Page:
LOOKING TO OPEN a restaurant? You could either take the artiste’s approach, where you unleash your unique culinary vision and hope somebody bites. Or you could take the marketer’s approach, where you find out what exactly the people want to eat, then direct your kitchen to cook it.
Larry Kurofsky, who owns the new downtown Purple Café and Wine Bar with his wife Tabitha, is a restaurateur of the marketing school. “We look at our numbers, see what we’re selling, and if something’s not selling well we take it off the menu,” he says. Five years ago, Kurofsky launched the original Purple in Woodinville, followed two years later by another in Kirkland.
So important is guest input to Kurofsky, he launched a diner survey at Woodinville last spring and implemented the changes his patrons asked for. Bigger menu. Mix ’n’ match salad, soup, and sandwich selections. An emphasis on a relaxed instead of table–turning lunch pace. A burger.
All of this may occur to you as you enter the new downtown Purple. It’s enormous, 225 seats, and it’s crowded. Sometimes, like at 6:15 on a recent Thursday evening, it’s crammed: 45–minute wait for a party of one. Say what you will about the marketer’s approach. It does tend to pack a house.
And this is some house: A soaring chamber wrapped in floor–to–ceiling windows and anchored with a massive central tower lined with Purple’s stock–in–trade—wine. At the tower’s base is the bar; around it winds a dramatic circular staircase, which accesses the high wines. Behind that is another staircase leading to a mezzanine loft, anchored by another bar.
Throughout prevails a dim–lit wine–cellar vibe, casually clattering beneath a towering steel latticework ceiling, which suspends swirls of track lights and faux candles illuminating the surge and swell of the business–district crowd. That crowded Thursday I wedged myself into the one open barstool in the place, between a pair of business associates talking shop while loudly savoring stuffed pork chops and a hip young gent brazenly lubricating his gorgeous date with “just one more glass” (or three) of chardonnay. Across the way, a couple of young professional women pulled treasures out of Nordstrom bags, a solo business traveler nursed a Manhattan, a classy older couple dined in companionable silence on soups and half–salads. Sitting amid them all, gazing through the copious glass at the throngs of passersby on Fourth & University, I felt like I had located the beating heart of downtown.
There is, in fact, no other place like it downtown—no other place casual enough for dropping in, festive enough for an occasion, centrally visible enough to stay on diners’ radar, and proffering so vast and—surprise, surprise—crowd–pleasing a menu. Day and night, the list offers a dozen starters, salads with or without added protein, a few pastas, a few sandwiches, a few pizzas, a few desserts, a few prix–fixe options, tasting trios, wine flights. By evening, a half–dozen additional entrées. If you can’t find something you feel like eating on this menu, you don’t feel like eating.
Comfort food is the through line. Though some dishes may include things like pickled fennel or pea vines, which are exotic enough to require definition (“They’re like spinach,” my waiter earnestly volunteered), the kitchen makes lavish use of mayonnaise, gravy, and melted cheese. As in a fat sandwich of battered and fried rock shrimp with avocado, pickled fennel, tomato, and sprightly housemade tartar. Savory harmonies, satisfying as a muffuletta. For dessert, a syrah brownie—think molten brownie batter over a caramelly graham–cracker crust, drizzled with syrah. Good wicked sin.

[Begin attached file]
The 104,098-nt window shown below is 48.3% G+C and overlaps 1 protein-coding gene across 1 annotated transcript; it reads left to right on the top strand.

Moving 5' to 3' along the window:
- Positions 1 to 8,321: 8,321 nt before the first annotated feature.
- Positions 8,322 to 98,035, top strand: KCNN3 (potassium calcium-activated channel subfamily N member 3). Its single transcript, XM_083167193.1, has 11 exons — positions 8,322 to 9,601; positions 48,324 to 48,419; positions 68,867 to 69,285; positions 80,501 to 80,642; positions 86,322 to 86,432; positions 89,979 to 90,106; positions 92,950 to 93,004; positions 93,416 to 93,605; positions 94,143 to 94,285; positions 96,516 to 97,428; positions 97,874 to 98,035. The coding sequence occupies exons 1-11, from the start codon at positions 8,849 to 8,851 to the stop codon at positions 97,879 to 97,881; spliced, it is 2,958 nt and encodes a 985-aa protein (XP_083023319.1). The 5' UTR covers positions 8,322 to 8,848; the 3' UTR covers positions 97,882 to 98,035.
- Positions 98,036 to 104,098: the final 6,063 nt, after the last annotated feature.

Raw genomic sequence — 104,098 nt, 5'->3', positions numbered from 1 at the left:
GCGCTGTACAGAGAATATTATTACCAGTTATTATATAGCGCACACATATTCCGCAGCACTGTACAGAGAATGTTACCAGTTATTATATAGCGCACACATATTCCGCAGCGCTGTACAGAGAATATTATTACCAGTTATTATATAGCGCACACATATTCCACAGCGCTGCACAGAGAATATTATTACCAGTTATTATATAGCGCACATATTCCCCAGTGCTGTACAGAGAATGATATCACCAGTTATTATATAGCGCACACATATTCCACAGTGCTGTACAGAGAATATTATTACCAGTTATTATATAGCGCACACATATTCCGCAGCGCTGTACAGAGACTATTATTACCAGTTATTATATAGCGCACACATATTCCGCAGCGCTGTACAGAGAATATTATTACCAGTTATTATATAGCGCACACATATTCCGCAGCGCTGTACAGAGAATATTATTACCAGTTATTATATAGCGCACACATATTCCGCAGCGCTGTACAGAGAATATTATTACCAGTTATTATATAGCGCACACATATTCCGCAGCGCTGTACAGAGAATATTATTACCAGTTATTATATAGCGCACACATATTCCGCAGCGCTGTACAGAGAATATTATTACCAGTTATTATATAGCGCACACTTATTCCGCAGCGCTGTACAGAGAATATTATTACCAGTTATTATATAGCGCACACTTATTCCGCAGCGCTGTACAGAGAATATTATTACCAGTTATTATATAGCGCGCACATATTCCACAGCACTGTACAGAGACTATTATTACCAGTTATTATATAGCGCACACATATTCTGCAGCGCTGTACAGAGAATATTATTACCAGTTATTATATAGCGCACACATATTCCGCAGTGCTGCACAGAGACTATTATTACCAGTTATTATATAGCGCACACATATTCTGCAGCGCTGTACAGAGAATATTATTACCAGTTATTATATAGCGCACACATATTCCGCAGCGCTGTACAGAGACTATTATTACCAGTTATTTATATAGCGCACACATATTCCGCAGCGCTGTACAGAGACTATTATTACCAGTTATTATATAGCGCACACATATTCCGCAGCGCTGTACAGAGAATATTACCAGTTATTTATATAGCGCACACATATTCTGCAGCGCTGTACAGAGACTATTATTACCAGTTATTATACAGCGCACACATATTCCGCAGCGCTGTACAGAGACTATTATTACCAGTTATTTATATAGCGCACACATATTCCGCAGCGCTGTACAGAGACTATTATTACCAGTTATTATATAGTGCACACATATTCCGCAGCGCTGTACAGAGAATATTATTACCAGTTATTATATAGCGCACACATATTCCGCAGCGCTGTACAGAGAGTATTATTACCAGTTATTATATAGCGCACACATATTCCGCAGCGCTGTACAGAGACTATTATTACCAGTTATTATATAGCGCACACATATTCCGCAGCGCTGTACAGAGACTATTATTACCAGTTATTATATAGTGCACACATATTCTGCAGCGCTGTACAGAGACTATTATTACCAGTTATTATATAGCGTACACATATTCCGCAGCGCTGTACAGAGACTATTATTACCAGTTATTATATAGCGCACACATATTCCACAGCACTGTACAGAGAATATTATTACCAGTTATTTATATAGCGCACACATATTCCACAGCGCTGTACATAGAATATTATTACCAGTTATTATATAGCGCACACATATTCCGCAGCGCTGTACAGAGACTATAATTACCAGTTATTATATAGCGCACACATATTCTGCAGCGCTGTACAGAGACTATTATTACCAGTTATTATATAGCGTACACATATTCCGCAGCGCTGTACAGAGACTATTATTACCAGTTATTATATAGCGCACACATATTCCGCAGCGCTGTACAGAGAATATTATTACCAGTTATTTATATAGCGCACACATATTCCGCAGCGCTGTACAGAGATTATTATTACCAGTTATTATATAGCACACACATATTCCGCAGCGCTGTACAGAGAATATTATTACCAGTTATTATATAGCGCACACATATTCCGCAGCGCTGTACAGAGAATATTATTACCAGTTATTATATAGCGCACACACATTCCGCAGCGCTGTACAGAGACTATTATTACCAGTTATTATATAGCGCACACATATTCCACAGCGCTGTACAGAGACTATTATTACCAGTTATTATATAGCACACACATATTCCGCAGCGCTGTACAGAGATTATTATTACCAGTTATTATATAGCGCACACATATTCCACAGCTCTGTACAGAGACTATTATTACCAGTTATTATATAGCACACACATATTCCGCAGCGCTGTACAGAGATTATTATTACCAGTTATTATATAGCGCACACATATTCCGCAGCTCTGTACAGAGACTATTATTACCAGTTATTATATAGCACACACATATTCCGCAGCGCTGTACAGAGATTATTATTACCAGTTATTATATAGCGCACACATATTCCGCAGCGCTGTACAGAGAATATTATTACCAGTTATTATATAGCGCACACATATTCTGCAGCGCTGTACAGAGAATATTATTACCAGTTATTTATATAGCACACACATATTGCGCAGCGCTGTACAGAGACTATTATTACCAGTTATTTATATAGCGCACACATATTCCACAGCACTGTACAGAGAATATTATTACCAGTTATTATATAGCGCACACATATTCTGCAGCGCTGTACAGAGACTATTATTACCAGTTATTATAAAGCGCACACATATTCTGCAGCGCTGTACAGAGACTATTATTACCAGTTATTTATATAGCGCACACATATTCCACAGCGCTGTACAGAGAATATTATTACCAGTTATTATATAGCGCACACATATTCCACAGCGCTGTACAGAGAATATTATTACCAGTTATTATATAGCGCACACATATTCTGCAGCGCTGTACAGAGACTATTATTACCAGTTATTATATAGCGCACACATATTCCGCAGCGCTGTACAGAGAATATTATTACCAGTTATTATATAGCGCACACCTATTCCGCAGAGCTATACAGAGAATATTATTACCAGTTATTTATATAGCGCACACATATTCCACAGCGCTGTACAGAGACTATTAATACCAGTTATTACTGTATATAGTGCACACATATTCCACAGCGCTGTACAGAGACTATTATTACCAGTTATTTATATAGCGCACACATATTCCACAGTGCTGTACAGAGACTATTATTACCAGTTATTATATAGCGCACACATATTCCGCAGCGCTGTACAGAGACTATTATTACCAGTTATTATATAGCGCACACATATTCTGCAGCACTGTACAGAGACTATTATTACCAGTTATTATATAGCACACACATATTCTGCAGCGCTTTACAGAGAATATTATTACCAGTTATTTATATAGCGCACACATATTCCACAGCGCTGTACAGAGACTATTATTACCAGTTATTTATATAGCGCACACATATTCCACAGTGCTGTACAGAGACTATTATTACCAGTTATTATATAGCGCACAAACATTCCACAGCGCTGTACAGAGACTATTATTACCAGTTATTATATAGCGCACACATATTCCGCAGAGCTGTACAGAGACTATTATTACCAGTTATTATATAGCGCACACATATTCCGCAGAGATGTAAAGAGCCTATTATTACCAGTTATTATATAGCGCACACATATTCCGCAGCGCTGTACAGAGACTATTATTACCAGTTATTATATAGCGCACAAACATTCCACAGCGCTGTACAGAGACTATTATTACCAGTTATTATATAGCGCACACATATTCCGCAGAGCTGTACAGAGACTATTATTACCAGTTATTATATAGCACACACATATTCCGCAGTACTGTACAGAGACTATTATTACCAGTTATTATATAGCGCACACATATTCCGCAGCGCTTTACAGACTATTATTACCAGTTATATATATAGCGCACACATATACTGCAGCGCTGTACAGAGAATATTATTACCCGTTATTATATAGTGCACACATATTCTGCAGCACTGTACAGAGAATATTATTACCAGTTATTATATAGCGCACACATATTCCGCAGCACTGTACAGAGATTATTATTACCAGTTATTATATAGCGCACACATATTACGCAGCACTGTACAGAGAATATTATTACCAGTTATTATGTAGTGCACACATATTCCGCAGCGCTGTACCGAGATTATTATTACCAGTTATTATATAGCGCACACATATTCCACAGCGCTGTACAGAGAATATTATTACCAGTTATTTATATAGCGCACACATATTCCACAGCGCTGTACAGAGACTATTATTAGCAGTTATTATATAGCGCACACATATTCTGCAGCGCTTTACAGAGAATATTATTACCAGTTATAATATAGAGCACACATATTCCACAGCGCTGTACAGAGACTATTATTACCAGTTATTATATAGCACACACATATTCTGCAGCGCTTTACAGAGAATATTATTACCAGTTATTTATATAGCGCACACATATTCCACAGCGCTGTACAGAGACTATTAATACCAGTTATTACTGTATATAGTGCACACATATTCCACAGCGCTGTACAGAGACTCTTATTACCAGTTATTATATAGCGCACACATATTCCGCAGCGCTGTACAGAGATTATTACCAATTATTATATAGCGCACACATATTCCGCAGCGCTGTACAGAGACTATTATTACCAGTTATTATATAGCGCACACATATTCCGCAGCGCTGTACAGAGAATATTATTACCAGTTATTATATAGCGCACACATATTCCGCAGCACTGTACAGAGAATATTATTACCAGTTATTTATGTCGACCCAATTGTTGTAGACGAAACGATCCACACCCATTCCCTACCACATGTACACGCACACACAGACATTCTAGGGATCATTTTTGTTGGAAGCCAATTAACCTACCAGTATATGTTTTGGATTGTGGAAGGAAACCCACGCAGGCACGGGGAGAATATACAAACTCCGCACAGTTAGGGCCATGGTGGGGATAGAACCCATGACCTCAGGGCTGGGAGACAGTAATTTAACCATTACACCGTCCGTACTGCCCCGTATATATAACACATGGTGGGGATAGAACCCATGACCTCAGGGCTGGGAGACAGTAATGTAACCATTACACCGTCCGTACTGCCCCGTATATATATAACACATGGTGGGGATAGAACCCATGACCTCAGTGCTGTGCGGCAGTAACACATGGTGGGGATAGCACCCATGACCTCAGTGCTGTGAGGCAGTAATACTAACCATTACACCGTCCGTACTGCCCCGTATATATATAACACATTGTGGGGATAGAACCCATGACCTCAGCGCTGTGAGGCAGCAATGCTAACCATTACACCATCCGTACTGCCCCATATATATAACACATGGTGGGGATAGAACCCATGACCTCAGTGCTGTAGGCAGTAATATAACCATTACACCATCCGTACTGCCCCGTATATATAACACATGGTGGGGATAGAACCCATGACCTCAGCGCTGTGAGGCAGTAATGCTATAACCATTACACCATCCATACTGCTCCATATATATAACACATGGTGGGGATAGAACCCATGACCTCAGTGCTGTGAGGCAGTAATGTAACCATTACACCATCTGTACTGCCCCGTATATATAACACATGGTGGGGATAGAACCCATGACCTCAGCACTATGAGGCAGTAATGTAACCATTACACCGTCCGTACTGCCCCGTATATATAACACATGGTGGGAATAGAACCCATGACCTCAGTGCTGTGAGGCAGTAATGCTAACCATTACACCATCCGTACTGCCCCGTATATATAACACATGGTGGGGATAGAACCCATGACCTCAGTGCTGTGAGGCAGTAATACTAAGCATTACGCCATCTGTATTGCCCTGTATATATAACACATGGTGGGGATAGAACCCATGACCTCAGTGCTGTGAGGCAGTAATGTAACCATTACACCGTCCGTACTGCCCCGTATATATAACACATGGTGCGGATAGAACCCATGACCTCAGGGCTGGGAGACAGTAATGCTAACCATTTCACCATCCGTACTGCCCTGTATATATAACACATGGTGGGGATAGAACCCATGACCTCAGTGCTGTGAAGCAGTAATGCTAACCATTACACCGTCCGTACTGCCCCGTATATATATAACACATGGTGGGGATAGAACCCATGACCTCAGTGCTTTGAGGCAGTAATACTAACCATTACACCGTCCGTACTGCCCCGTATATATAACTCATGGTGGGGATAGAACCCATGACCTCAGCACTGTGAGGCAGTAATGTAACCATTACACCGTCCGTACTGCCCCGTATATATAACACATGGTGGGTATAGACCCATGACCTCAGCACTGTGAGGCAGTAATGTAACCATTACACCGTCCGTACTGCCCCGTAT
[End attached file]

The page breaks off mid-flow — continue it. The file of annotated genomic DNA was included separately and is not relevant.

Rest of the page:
Meals at Purple unfold in this comfortably familiar vein, as one encounters solid and entirely predictable renditions of crab cakes with dill tartar sauce; Mandarin salad with toasted almonds and crisped wontons; ricotta–mozzarella–fontina pizza on a Wonder–Bready crust; orecchiette pasta with cauliflower, sweet peas, and cherry tomatoes. Too bland, you say? There’s sure to be a diners’ survey before too long. Perhaps zing will be next year’s menu tweak.
One method for drawing novelty out of Purple’s menu is to assemble a tasting trio—diners’ choice of three bite–size nibbles, $2 to $5.50 a pop. Mine consisted of one generic brandade spread; one plate of bruschetta shrewdly topped with olive–fig tapenade and a slice of Spanish drunken goat cheese; and one sensational salad of smoked trout and fingerling potatoes, where roasted garlic and ribbons of pickled fennel added depth and verve.
The moral? In this house where everything sounds good, some actually is good. Any lapses appear to derive from the inattention wrought by a slammed kitchen—things like aging bread, fatty braised beef, overcooked roast chicken, a couple of cool meals. Servers dance by in a choreography of industrious avoidance—they’re busy, they’re just not busy with you. “They’re behind in the bar and it will take awhile to pour your wine,” reported one, with such sincere sympathy I felt peevish for wondering just how long pouring a glass of wine ought to take.
On that crowded Thursday, I found out. My overwhelmed bartender was so busy filling orders and wiping sweat from his brow, he didn’t have time to answer my query with more than the first wine recommendation that popped into his head—which happily turned out to be a lush and affordable Joel Gott cabernet.
Still, I’d have relished a little give and take, in this house where wine flights, a well–chosen 75–plus by–the–glass selection, and an unintimidating accessibility for the novice oeniphile could render a meal a gently educational experience. Instead a meal at Purple is a people–watching experience, a loud experience, a culinarily predictable experience. Purple Café is the restaurant marketing built, suggesting a truth Larry Kurofsky knows and is taking to the bank: Some people are foodies and some people aren’t—but everybody eats.